Wildlife managers are investigating the deaths of two Mexican gray wolves found in May in New Mexico.
The interagency team that oversees recovery of the endangered species in New Mexico and Arizona documented the deaths of a female that was not with a pack and a male that was part of the Frieborn Pack. Officials in a monthly report made public last week did not release any other details about the circumstances.
In all, officials have reported a dozen wolf mortalities among the wild population over the first five months of the year.
Environmentalists have raised concerns about the leader of another wolf pack being killed for preying on livestock. The Saffel pack roams the northeastern portion of the Apache-Sitgreaves National Forest near the Arizona-New Mexico border.
The Center for Biological Diversity said the pack’s alpha male was the 21st wolf to be shot by the government since reintroduction of the species began in the Southwest U.S. two decades ago. The organization also said it’s the fifth to be shot by federal employees this year.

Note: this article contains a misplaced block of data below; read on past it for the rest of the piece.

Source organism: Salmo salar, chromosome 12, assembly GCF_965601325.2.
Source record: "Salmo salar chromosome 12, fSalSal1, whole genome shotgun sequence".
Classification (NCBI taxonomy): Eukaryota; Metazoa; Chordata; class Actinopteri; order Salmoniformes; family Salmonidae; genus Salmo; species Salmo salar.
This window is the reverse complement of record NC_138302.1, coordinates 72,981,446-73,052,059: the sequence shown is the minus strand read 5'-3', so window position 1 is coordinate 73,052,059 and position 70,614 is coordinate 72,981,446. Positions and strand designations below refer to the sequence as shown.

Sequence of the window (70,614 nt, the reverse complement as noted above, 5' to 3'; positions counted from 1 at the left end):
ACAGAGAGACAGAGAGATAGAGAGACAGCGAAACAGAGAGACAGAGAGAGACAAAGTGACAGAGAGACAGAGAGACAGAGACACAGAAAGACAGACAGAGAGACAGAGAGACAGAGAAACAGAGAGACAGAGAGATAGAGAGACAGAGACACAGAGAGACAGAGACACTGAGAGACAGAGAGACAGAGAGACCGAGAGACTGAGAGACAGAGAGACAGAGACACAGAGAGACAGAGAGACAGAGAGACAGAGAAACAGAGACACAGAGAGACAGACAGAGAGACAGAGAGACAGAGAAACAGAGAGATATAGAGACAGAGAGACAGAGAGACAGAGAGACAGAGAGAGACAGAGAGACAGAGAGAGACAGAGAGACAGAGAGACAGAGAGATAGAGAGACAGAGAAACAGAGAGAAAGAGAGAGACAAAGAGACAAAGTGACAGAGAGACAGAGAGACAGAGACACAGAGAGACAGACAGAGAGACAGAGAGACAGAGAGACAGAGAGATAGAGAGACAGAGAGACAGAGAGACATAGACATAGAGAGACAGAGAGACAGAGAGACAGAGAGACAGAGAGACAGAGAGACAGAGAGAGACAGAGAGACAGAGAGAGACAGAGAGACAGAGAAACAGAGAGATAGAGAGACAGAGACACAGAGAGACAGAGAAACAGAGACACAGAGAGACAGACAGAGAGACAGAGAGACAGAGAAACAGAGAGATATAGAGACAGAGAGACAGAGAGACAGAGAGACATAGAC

The Mexican gray wolf was once common throughout portions of the Southwest and Mexico. By the 1970s, it had been hunted, trapped and poisoned to near-extinction.
In 1998, state and federal wildlife managers began reintroducing the Mexican wolves – a subspecies of the gray wolf – with the experimental release of 11 captive-bred wolves. There are now at least 163 wolves roaming the two states, according to the latest survey.
The U.S. Fish and Wildlife Service, which leads the interagency recovery team, is under a court order to rewrite the rule governing management of the wolves.
Thousands of comments were submitted before the June 15 deadline. The federal agency is expected to issue a draft rule and an environmental impact statement later this year, triggering another public comment period.